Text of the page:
How To Downsize Your Home
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Moving from a bigger property to a smaller one can have many benefits, but it can also have many disadvantages. If you’re taking the bold step to downsize, here are some important factors to consider.
Downsizing is generally a financial decision. If you can no longer afford the bills or rent/mortgage of your current home, going to a smaller property is the most sensible option. Some people who aren’t financially struggling may temporarily downsize so that they can save up for a deposit for a bigger and better place. Meanwhile, some people may be moving location – which forces them to downsize in order to afford the increased rates (for example, moving from the country to a city to pursue a job).
If you’re family has recently shrunk, if a loved one has passed away or if you’ve recently split up with a partner, downsizing can also be a practical option. You know longer need all that space and there may be sad memories there that are causing you to live in the past. In these cases, downsizing could give you a fresh start and allow you to live more comfortably.
Find a property that meets your needs
Going from a bigger house to a smaller one can have all kinds of difficulties. Whilst you may not be able to afford previous costs, it’s important to find somewhere that still meets your needs. If you’re getting older, moving from a house to a flat that’s not on the ground floor could have accessibility issues. If you’re thinking of starting a family or have a baby, this child may need a room of their own, so whilst it may be cheaper to get a one-bed, moving to a less expensive location to buy a two-bed might be more practical.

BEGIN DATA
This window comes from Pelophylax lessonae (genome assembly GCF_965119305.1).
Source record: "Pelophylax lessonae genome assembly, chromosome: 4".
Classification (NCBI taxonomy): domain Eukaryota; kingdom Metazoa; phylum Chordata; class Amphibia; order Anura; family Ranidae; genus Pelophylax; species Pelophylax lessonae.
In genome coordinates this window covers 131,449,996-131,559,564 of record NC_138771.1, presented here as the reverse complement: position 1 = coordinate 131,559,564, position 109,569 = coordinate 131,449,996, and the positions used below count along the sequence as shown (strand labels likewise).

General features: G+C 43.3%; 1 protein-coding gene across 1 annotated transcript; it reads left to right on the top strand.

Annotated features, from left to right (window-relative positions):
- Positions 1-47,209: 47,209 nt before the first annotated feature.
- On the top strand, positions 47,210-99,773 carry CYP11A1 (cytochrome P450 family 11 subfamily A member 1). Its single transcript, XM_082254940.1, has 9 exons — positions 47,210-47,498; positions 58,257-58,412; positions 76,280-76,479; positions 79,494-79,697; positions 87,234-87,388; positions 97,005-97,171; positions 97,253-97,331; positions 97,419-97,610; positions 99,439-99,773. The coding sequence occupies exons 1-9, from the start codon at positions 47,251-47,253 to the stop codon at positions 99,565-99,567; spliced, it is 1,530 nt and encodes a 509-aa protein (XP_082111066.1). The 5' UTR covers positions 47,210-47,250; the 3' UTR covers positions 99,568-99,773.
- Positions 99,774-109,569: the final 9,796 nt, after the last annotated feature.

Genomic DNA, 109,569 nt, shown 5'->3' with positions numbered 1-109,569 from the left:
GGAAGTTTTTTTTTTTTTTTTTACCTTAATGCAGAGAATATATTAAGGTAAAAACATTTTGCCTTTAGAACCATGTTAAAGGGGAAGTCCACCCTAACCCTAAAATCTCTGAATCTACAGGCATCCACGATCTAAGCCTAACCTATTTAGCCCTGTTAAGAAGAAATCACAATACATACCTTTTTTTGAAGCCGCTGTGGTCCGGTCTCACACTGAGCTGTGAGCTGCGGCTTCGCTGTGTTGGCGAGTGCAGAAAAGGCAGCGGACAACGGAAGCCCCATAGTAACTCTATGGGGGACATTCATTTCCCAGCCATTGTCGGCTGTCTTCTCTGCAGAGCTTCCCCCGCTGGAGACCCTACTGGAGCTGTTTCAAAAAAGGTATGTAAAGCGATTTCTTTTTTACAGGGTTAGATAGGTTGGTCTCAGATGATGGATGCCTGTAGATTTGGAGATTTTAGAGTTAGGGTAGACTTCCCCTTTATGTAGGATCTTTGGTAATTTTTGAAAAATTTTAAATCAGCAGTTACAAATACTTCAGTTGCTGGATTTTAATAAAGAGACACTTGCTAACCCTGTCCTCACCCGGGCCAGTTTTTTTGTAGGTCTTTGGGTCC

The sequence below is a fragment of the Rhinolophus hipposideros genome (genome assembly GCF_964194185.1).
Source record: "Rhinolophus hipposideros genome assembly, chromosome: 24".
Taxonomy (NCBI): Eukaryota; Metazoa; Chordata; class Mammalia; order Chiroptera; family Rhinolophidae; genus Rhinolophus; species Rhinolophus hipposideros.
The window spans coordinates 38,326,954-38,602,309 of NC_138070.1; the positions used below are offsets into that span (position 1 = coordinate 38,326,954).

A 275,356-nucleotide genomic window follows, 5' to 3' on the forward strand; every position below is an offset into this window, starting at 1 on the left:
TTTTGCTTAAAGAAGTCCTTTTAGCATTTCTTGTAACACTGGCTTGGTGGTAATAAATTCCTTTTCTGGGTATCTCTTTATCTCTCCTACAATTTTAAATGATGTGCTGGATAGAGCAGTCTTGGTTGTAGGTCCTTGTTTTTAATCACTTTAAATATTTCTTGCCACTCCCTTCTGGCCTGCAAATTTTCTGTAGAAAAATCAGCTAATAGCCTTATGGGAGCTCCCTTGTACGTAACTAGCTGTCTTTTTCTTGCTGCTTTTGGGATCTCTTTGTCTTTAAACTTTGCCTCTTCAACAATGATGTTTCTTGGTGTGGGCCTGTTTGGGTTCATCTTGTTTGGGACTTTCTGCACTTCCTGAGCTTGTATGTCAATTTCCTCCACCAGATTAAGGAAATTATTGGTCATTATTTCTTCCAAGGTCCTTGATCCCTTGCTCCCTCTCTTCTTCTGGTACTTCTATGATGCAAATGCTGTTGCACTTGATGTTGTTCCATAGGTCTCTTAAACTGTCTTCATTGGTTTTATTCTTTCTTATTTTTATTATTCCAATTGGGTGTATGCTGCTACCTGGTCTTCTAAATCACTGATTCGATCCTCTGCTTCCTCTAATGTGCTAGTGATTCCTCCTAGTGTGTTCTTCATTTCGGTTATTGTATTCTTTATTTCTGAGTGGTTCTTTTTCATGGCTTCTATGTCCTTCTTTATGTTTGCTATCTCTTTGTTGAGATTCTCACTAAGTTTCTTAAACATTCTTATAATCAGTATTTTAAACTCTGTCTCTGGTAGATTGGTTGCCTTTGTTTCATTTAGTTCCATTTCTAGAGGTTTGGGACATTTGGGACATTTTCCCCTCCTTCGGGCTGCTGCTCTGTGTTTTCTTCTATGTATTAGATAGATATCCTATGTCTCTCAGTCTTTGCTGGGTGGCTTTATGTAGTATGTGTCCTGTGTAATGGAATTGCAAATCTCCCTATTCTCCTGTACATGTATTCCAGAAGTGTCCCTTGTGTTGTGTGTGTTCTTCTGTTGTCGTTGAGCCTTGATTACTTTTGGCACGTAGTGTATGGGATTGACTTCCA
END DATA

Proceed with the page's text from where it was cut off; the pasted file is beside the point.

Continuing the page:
The biggest obstacles however is what to do with all your possessions…
Dealing with possessions
Fitting all the belongings from your previously larger property to a smaller property can be stressful. If the move is due to a relationship split or divorce, it may be worth hiring a family lawyer to help divide the possessions. If the move is purely for financial reasons, then you may have to consider how to deal with the excess furniture and items.
Prioritize what you really need – beds, sofas and wardrobes should be measured so that you can find another property that can still feet these important belongings in. Work out the large possessions you really don’t need. Is there a treadmill gathering dust in the corner? Does anyone ever use that spare chair in the corner of the room?
Sell or donate these excess items. You may be able to hold a yard sale outside your home before you move if your local council permits it. Consider attending auctions or selling at flea markets. If you really can’t part with any of your possessions, renting out a storage container may be an option, although this will cost you extra money. Storage containers can sometimes be a great temporary option whilst you decide how to deal with certain items, useful if you’ve just been through a bereavement. Remember that there may be family and friends out there that could require some of these possessions, especially those moving out of home for the first time.
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